If this is the death of Wall Street as we know it, the tombstone will read: killed by complexity” it was suggested on the front page of the Guardian today (Tuesday 16 September 2008).  A similar question might be asked about the roadmap for a number of Web developments.  Is Tim Berners-Lee’s vision for the Semantic Web over-complex?  Are the metadata standards which are being developed too complex to be used by many software developers? The abstract for a panel session at WWW 2005 suggested that “It has been estimated that all of the Web Services specifications and proposals (“WS-*”) weigh in at several thousand pages by now”. And one of the many objections to ISO’s decision to standardise the OOXML file format was that, at 6,000 pages, it was too complex for developers in small organisations to implement.

So now’s the time for more lightweight approaches, it could be argued.

Not so, comes the counter-argument. We will need to have comprehensive, well-grounded and unambiguous standards and specifications in order to build robust services.

The current uncertainties in the financial markets of course provide more than just a analogy  – they are also giving rise to uncertainties in the IT sector.  This is often used as an argument to point out dangers of the dependencies on externally-hosted Web 2.0 services, as my colleague Paul Walk pointed out recently. But as I mentioned last year in a post entitled “Universities, Not Facebook, May Be Facing Collapse“, universities themselves are not immune to the financial difficulties which the banks and airline sectors are currently facing.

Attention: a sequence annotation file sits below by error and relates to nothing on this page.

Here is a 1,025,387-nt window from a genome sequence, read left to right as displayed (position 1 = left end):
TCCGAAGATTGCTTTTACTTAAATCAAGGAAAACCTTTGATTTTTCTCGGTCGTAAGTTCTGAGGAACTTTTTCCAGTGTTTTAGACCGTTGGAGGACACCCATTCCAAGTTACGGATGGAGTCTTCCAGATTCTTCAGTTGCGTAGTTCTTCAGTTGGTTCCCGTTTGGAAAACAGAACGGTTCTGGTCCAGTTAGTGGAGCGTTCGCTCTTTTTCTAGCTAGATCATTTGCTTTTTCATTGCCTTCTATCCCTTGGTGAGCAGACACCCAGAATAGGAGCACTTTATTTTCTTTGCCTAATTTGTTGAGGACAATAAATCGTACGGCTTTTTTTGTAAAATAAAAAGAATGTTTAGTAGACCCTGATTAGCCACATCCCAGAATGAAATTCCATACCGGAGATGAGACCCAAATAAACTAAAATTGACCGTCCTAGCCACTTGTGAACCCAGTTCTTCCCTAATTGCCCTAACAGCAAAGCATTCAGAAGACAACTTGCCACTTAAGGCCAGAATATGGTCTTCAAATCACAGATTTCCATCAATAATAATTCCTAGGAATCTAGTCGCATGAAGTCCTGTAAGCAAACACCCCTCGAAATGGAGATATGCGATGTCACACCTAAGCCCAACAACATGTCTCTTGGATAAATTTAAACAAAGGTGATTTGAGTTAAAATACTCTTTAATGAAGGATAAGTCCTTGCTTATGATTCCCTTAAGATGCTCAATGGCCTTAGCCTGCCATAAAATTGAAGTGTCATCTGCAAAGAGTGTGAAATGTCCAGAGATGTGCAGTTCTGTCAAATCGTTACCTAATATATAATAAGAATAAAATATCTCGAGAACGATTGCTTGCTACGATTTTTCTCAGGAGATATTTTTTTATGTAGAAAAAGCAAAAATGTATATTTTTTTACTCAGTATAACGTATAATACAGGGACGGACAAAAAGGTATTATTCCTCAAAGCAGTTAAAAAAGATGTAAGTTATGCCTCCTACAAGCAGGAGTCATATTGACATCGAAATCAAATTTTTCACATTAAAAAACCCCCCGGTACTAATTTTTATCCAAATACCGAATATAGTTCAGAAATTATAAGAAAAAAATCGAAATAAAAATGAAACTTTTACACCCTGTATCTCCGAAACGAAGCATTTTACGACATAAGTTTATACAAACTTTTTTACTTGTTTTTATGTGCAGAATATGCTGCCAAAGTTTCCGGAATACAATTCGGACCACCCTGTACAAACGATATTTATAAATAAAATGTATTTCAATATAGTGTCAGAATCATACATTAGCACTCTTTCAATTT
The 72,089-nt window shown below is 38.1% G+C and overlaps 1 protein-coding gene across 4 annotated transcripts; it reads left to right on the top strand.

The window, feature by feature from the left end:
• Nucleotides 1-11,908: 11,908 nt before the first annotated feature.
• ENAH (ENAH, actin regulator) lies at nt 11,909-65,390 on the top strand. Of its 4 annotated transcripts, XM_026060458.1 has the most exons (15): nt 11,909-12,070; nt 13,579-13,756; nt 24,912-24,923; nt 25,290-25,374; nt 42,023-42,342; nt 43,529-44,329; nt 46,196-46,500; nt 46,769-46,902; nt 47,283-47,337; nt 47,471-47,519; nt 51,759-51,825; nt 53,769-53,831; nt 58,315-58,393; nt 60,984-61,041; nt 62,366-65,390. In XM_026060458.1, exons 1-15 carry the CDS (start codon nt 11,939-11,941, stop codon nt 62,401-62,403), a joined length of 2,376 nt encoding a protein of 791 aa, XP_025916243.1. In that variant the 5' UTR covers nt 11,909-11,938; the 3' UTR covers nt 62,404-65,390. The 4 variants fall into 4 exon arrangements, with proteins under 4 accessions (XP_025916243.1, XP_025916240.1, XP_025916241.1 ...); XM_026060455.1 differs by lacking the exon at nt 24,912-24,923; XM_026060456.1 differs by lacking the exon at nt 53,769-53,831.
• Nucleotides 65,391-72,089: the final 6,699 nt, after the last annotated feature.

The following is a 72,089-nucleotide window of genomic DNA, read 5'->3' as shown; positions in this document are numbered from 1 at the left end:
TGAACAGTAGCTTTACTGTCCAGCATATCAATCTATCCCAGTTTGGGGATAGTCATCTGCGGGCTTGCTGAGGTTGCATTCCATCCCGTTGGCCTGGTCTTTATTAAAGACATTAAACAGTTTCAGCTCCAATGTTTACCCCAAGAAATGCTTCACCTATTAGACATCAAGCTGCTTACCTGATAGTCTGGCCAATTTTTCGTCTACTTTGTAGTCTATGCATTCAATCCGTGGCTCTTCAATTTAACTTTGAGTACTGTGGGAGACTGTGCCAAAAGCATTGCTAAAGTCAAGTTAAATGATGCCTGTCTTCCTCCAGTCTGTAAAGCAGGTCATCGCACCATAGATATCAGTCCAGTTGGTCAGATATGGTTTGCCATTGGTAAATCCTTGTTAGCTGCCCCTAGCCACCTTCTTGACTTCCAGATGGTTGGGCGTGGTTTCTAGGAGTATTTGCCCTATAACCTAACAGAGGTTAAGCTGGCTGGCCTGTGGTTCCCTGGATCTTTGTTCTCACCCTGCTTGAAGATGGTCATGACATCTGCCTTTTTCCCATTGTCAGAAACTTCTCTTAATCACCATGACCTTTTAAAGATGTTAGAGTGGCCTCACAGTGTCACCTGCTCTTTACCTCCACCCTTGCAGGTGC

But into such discussions we should also add the financial stability of the standards-making organisations. Organisations which have government backing may be able to weather the storm, but what about those member consortiums whose sustainability is dependent on the financial backing of the commercial sector. And as the W3C is one such organisation, can we be confident that the development and maintenance of complex standards will be sustainable in the long run.  In light of suggestion in a recent interview with Ian Hickson, editor of the HTML 5 standard, that the standard is unlikely to be a “Proposed Recommendation in 2022”, should we not now be asking the difficult questions regarding the sustainability of such standards which seem to have a long gestation period before they can be regarded as stable.  

Or am I being unduly pessimistic?  Might not any current financial uncertainties be a mere blip, and perhaps will not affect standardisation development processes along the lines I’ve hinted at? Or will a legacy of George W Bush’s economic mis-management (or Tony Blair’s if you are of a different political hue) be the failure of the HTML 5 standard to achieve its proposed recommendation status by 2022?